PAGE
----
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Which should be more active, now the cooks have retired.

When Louise phoned to say we had been jointly elected secretary-treasurer of NAPA (you get into all sorts of joints when you go along with her) she made two requests.

(1) Make an appointment with Bill Boys so we can get educated in our job.
(2) Prepare a questionnaire.

“Why a questionnaire?” I asked.

“How should I know?” she snapped. (The less she knows about anything, the snappier she gets.)

“New officials always start off with a questionnaire.”

“But what should I ask questions about?”

“Anybody who asks as many questions as you do should not have to ask that,” she snapped, again.

“Your three minutes are up,” said a disembodied voice and since the call was not on a free expense account, we hung up. As to the questionnaire, it has developed into the following multiple choice, opinionnaire, direct question and commentary. I see no good reason for it. No prize is offered. Replies do not have to be returned. It does not measure your I.Q. or predict your future. But if it is the thing to do, we do it. A good motto for our official tenure.

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NAPA stands for

1) National Amateur Press Association
2) National Automotive Parts Association
3) A wine producing county in California
4) Nobody Acknowledges Papers Anymore.

From our standpoint, only the first answer is valid. A refund for anyone who sent in dues under the misapprehension he was joining one of the other NAPAs is made on the following basis:

Granted for (2) upon receipt of a satisfactory, exactly 258 word essay proving the auto is mightier than the printing press or vice versa. All essays become the property of the sponsors, who will also decide what constitutes satisfactory.

(3) No refund as you need a hobby to take your mind off your drinking.

(4) No refund as this is actually a subdivision of (1) as most printers can tell you.

Should the name of NAPA be changed because

1) It is international rather than national?
2) Some of its members are professional as well as amateur printers?
3) All of its members are not printers?
4) The abbreviation of association is ass?

Since changing the name of NAPA would require a change in the constitution, what is the procedure for proposing an amendment?

1) Draw it up in what you consider is correct legal language.
2) Pass it on to the amendment committee and let them put it into legal language.
3) Have it printed in The National Amateur.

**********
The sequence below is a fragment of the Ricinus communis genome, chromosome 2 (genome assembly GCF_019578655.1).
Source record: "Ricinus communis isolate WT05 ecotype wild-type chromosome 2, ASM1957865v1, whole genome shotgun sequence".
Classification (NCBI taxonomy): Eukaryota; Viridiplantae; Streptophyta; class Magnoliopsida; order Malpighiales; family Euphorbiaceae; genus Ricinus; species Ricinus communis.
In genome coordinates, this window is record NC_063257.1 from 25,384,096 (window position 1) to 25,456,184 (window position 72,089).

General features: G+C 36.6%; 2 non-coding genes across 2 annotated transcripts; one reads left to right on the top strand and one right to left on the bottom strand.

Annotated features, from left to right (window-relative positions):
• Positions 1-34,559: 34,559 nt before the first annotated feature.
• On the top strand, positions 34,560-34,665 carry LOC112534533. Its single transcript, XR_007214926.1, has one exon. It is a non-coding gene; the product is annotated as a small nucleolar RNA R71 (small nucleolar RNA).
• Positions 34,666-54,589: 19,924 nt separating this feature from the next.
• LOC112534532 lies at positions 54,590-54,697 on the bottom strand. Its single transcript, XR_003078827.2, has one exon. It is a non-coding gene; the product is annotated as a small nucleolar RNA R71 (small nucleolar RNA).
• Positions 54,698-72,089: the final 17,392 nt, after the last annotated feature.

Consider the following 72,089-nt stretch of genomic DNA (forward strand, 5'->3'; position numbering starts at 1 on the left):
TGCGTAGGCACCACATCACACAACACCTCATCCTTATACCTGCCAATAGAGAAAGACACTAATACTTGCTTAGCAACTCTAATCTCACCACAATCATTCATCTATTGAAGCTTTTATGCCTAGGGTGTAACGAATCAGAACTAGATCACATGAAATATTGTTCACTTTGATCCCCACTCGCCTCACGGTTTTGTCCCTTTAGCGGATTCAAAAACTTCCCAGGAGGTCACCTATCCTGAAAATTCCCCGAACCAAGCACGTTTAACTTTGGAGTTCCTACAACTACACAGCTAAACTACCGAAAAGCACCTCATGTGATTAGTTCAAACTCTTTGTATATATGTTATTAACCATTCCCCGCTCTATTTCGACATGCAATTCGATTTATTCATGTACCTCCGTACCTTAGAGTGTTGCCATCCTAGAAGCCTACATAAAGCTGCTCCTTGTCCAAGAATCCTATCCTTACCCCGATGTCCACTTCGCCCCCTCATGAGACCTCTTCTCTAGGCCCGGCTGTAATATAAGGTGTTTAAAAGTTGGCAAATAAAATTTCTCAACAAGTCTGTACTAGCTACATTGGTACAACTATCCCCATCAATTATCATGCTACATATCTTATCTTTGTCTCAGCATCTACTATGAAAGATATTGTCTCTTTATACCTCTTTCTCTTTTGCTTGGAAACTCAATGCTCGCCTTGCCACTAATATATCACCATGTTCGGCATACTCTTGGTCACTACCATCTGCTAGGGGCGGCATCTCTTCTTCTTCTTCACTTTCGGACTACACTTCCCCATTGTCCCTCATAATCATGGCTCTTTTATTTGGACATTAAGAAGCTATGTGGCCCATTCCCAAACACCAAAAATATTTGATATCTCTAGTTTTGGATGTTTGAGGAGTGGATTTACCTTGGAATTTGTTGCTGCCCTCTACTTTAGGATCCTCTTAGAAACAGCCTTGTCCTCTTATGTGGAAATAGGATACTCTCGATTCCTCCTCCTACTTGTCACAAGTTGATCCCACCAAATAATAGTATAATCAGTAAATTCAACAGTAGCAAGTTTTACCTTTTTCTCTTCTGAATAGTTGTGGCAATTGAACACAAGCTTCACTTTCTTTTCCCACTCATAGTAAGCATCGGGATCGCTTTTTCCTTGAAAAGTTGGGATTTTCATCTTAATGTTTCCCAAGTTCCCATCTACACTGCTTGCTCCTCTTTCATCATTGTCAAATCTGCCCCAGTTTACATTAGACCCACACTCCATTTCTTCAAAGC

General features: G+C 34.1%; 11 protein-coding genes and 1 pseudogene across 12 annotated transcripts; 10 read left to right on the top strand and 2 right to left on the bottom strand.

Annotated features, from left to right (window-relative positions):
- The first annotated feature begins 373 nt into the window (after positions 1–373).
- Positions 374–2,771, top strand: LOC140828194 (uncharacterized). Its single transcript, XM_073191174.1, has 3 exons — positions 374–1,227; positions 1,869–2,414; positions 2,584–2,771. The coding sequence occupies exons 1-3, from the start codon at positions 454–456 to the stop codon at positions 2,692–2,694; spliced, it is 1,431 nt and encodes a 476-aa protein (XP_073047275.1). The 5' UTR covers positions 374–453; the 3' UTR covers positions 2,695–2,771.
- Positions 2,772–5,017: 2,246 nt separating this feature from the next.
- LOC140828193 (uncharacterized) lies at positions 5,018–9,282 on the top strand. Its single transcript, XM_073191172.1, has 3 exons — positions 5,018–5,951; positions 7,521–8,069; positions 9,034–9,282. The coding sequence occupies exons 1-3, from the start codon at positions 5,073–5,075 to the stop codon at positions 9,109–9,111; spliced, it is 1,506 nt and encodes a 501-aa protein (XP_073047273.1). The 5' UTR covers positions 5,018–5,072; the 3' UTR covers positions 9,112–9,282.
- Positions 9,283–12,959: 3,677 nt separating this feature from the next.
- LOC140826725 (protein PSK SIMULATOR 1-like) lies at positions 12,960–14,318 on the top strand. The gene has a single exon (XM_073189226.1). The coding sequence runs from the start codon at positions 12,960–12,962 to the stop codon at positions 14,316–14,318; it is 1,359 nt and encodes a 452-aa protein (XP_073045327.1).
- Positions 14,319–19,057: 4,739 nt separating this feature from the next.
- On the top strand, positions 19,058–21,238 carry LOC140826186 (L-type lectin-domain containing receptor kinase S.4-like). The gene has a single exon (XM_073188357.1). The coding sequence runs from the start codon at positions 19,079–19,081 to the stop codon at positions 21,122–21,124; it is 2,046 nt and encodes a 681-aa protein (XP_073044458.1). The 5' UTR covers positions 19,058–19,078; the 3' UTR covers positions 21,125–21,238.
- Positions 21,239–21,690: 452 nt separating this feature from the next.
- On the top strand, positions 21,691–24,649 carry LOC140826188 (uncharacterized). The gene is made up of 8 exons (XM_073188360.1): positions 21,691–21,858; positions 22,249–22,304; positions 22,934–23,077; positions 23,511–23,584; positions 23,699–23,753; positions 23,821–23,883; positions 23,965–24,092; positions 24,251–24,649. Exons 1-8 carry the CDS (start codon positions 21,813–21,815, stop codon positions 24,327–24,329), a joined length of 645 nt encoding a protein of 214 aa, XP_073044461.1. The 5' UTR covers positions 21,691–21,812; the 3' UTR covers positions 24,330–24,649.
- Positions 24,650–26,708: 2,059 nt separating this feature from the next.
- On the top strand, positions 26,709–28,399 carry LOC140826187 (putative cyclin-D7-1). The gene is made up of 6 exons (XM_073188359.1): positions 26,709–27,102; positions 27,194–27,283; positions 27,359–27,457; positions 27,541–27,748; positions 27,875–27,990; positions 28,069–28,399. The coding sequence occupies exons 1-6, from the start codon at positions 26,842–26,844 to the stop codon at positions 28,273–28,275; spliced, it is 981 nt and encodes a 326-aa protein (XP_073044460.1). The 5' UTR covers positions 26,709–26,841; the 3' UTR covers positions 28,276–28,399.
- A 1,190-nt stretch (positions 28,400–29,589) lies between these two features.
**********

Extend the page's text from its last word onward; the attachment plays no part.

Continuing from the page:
4) Publicize it.
5) Pray for a miracle.
6) Try again next year.
7) Repeat the process until you get tired of the whole thing.

If you are not a printer, how do you get what you write into print?

1) Send manuscripts to the manuscript bureau.
2) Send material to printers who ask for it.
3) Pay a good printer. (That is the safest method.)
4) Throw out your stuff – and try to write better.

If you are not a writer, how do you get material?

1) Contact the manuscript bureau.
2) Put an ad in your paper.
3) Take a course in creative writing.
4) Sell, give away or junk your press.

Why did you join NAPA?

Write your answer on a separate sheet of paper and attach it to your press or typewriter. Read it from time to time to remind you why you are in NAPA. Amend it, if necessary, to conform to your current viewpoint and activity. Should you reach the point where you no longer have any reason for membership, resign. On the other hand, should you find membership an increasingly rewarding experience, recruit your friends. It is also suggested your answer might become an article in your paper.

We now find we have begun to run out of space before we ran out of questions. We executives are always being carried away by the sound of our own voices. There is still room, however, for that usual closing clincher:

Are there any questions?

The rest of ours and the answers to any of yours will be duly considered in a subsequent issue, very probably six months subsequent. However, we are beginning to see why a term of elected office so often begins with a questionnaire.

1) It gets your name before your constituents.
2) All the blank spaces make it possible to fill up a lot of paper with a minimum expenditure of time and thought.

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Compiled by A. Walrus
Edited by Louise Lincoln
both of whom live at Columbus, Ohio 43209

Printed by Alf Babcock, Cranford, N. J.

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